New material for countertops cannot be scratched or burned
BY TRACEY ARIAL

Blowtorching, scratching, banging, spraying cold water, painting and placing a pot of boiling water on a beautiful black countertop. It may sound destructive but a hand easily wipes the surface clean, leaving it as good as new. In fact, the video that demonstrates this unlikely feat is reminiscent of a magic trick.

The countertop surface in question is a new product: Dekton by Cosentino. And video demonstrators are not trying to fool anyone. The product really is as durable as it appears in those videos; in fact, it’s guaranteed to last for 25 years. “I knew what the product was before we got it, so it didn’t surprise me,” says Hubert Dubois, sales director at Wilsam, the Quebec and Atlantic Canada distributor of Dekton. “It’s coming from a company that was first in the quartz business. They’re proving again that they’re ahead of everybody else.”

Dubois says that Dekton can be used for countertops, floors, shower walls or outdoors – on counters, patios or walls. “It’s a skinny, matte look, so it has the European style of countertops,” he says. “It is available in three thicknesses: 0.8 centimetres, 1.2 centimetres and two centimetres, depending of the applications (countertop, walls, floor or shower walls). With its matte finish, colours and infinite applications, this product is adapted to market design trends.”

Dekton was released in Europe a year ago and has been in Canada since May. Designers are starting to learn about it, but Dubois says he expects demand to grow exponentially once people start realizing how versatile it can be. “Indoors, it is a much better product than the others because it is more scratch-resistant,” he says. “It’s unstainable. You can clean it with pretty much anything. There is no other material that can be used outside without any problems.”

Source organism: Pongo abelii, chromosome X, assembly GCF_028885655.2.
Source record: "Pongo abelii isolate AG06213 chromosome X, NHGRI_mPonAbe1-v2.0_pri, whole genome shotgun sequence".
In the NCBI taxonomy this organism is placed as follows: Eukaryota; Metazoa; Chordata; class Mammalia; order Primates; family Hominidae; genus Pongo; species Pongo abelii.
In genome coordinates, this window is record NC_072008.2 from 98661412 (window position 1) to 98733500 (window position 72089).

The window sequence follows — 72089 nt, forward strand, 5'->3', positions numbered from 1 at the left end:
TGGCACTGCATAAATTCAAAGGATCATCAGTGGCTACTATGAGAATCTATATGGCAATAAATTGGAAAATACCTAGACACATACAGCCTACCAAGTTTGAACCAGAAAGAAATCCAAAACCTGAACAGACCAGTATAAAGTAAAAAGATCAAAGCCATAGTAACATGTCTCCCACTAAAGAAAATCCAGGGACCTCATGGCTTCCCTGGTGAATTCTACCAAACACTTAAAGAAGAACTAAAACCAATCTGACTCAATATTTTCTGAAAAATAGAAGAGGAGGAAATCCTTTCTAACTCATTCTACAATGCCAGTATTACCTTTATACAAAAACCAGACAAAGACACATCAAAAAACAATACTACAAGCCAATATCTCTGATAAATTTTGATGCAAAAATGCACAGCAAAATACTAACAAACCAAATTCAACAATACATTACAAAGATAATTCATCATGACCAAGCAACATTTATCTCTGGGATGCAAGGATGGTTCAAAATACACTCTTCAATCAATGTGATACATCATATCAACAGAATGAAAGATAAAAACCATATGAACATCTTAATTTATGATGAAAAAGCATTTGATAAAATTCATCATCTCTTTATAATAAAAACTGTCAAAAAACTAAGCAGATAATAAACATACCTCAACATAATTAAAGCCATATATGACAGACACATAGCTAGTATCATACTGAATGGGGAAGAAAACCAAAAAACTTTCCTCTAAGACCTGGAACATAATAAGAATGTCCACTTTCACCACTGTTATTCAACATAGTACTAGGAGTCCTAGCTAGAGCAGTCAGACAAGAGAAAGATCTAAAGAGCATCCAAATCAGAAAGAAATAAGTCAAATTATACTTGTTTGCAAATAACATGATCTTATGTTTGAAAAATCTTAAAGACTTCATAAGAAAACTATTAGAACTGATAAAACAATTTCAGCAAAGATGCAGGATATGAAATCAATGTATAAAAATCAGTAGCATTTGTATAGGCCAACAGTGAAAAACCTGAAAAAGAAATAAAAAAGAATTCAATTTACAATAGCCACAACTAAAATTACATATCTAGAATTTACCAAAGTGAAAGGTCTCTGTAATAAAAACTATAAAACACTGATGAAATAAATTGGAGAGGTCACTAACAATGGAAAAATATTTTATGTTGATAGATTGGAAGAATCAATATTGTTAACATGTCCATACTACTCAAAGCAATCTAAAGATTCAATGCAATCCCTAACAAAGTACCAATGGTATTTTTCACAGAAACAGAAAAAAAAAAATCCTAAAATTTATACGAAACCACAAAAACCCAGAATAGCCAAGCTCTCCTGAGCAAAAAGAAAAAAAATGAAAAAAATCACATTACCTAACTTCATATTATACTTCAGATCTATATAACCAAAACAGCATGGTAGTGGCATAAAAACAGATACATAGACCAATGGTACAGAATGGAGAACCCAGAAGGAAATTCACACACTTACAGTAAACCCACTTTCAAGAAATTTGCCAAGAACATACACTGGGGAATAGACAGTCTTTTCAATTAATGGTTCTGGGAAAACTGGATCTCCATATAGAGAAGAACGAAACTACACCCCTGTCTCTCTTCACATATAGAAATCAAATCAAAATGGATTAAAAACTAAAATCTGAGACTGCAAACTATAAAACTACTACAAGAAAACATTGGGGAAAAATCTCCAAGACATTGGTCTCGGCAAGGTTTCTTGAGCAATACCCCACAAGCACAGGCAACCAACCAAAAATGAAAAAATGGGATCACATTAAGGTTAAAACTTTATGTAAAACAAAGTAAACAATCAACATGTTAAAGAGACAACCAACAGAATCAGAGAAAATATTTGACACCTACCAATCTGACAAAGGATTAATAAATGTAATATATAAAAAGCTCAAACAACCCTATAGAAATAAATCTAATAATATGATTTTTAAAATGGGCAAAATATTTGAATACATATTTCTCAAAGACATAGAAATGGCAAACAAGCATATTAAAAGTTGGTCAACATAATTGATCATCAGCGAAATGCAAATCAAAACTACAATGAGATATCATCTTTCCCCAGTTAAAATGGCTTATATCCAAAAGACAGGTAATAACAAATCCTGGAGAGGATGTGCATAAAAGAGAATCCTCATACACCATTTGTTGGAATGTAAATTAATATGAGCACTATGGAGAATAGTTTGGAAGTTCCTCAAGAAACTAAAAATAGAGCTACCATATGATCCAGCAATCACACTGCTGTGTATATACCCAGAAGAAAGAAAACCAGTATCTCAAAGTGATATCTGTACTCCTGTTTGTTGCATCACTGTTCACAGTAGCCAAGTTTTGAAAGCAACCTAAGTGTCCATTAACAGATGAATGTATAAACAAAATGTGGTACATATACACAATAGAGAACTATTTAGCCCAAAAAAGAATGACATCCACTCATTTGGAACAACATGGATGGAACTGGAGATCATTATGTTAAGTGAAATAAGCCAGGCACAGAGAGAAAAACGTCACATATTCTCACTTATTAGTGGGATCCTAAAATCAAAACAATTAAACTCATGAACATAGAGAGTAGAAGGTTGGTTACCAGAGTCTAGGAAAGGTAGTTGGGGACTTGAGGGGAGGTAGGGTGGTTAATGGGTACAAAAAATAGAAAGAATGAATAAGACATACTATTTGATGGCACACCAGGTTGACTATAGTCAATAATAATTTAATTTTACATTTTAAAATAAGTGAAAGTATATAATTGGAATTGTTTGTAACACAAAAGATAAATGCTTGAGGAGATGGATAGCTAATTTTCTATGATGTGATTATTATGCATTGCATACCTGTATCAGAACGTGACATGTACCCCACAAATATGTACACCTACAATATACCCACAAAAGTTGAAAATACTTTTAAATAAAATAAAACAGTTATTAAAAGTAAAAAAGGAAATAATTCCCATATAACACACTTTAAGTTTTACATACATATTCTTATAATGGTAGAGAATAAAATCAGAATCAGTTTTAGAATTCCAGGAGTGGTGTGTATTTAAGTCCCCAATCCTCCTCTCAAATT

Ten colours are currently available – three blacks (wood finish, flat finish and matte finish), two white (wood finish, matte finish), two imitation concrete (spotted, plain), beige and two copper (oxidized and dark brown).

So far, the best sellers have been the concrete with black spots, the beige, and the matte-white, but Dubois says that five more colours and styles will arrive in Canada by early November.  They include two imitation marbles (Carrara and Calacatta) and three natural colours.

Dubois got to know the product first-hand during the Circuit Index-Design last September. He was among those conducting live demonstrations of its resistance to screwdrivers, boiling water and blowtorch damage at Galerie MX in Montreal. “Everyone who saw our demonstration filmed it with their cameras so they could show their clients,” he says. “We were using a torch directly on the surface, but there was no change in the colour, no change on the finish, no cracks. We sprayed cold water on it, and nothing happened. We were using a regular screwdriver on the surface without leaving any marks. Even if we weren’t a Costentino distributor, we would want this product. There’s nothing on the market that has those characteristics.”

Dubois says that the material arrives in flat 56-by-120-inch sizes, but authorized dealers can cut it smaller. There are now 13 dealers in Quebec and one in Atlantic Canada who have purchased the specialized tooling needed to work with the material, which is composed of quartz, glass and porcelain. They all had to be trained to work safely with the material, which is very dense.

Large projects of 5,000 square feet or more can get customized sizes, which take roughly six weeks to be transported to Canada from Spain.